The journalists’ credo can be found in the instructions offered by Erika Berger, Blomkvist’s lover, best friend, and editor, to one of the young writers in her employ: “Your job description as a journalist is to question and scrutinize critically—never to repeat claims uncritically, no matter how highly placed the sources in the bureaucracy.Don’t ever forget that.” This could sound like the kind of pabulum that has entered into the speeches of all the gruff, quietly heroic newspaper editors once concocted by Hollywood, from Humphrey Bogart in Deadline, USA through Jason Robards in All the President’s Men.Tags: Creative Letter Writing Lesson PlansThesis Statement On Romeo And Juliet FateSyracuse Creative WritingFreedom Of Religion EssayHow To Write Effective EssayTips On Writing A Research Paper MlaMaths Coursework Statistics HelpAction Research DissertationsNew Business Plan Case StudyUcla Creative Writing Program
Along the way, almost all of the (frustrating) details of the profession are laid bare.
First, media organizations are rarely honest about themselves.
Ironically—and apparently somehow below the radar of most journalists in America—the profession was recently blessed with what could have been, and still might be, the most effective propaganda vehicle for the societal significance of journalism I could imagine.
His name is Mikael Blomkvist, and the paunchy, forty-year-old, lady-killing, black-coffee-and-bourbon swizzling, cigarette-smoking, crusading, feminist, Swedish journalist just happens to be the hero of perhaps the best-selling book series in the world.
We see Mikael and Erica struggle with love and danger, but also with questions of proper sourcing in a magazine article versus a book, a little magazine versus a powerful (and compromised) newspaper.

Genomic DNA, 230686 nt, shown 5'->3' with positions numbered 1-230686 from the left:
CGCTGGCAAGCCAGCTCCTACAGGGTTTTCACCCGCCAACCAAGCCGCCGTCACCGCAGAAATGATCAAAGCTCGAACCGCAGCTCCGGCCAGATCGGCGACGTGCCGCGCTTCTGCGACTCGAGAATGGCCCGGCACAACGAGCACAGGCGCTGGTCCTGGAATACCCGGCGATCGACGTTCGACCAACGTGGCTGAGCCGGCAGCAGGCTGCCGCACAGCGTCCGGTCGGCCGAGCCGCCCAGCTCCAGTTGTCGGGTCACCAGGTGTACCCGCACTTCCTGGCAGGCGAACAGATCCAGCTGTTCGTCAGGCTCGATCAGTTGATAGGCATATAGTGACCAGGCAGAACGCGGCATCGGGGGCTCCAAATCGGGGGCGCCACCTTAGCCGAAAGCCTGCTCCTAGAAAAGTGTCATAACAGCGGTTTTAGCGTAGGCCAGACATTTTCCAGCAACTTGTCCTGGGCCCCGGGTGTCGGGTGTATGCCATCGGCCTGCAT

We see the drudgery of research, of interviewing sources, and building a story one detail at a time; of trying to figure out who’s lying and why, how to publish what one knows without giving away what one doesn’t, and then how to manipulate the numbskullery of television to build the biggest echo chamber possible for one’s work.At one point, Blomkvist finds himself wondering if his friend and aide-de-camp, Lisbeth Salander—the tortured, possibly autistic, punkish, tattooed “Girl” genius of the titles—might actually be guilty of the crazy crimes for which he knows she has been framed, simply because that’s what everyone in the media assumes.No one, not even the man who knows best, is immune to the crippling power of the media master narrative.I’ve already breached so many rules of professional conduct in this whole dismal mess that the Journalists’ Association would undoubtedly expel me if they knew about it….One more won’t make any difference.” But what make the trilogy so valuable to the cause of journalism are the things it gets right.“Today’s task is to write an editorial on the demonstrations,” Berger’s editorial-page editor explains to her. If the pinkos want to start a war with Denmark, then I have to explain why they’re wrong.If the pinkos want to avoid a war with Denmark, I have to explain why they’re wrong.” Larsson, moreover, is particularly astute in his portrayal of the psychological vulnerability that journalists feel when they try to travel independent of the pack.Larsson is also the first storyteller in any medium I have ever encountered who has an editor attempt to balance the monetary cost of a story against its societal value, something that has been the bane of this journalist’s career but rarely merits a mention in journalism-based entertainment.(Like Woody Allen’s infuriatingly magnificent on-screen apartments, the Hollywood version of the journalist almost always enjoys an unlimited expense account.) “Blomkvist had blown 150,000 kroner on the Salander story,” complains the magazine’s acting managing editor even though it’s a story upon which the capture of myriad murderers—to say nothing of the future of the nation’s democracy—may well depend.Her hacking talents—not unlike, come to think of it, those of the Murdoch cretins but in this case used only for good—make it possible for Blomkvist to become privy to all sorts of secrets that would elude a mere mortal journalist.What’s more, he becomes so personally involved in the story that he ends up caring far more about the fate of the individuals he is reporting on than about his responsibility to publish anything approaching “the whole truth.” Near the end of Dragon Tattoo, when Blomkvist finally finds the object of his frenetic search, he explains to her that she has no need to fear exposure: “I’m not thinking of exposing you.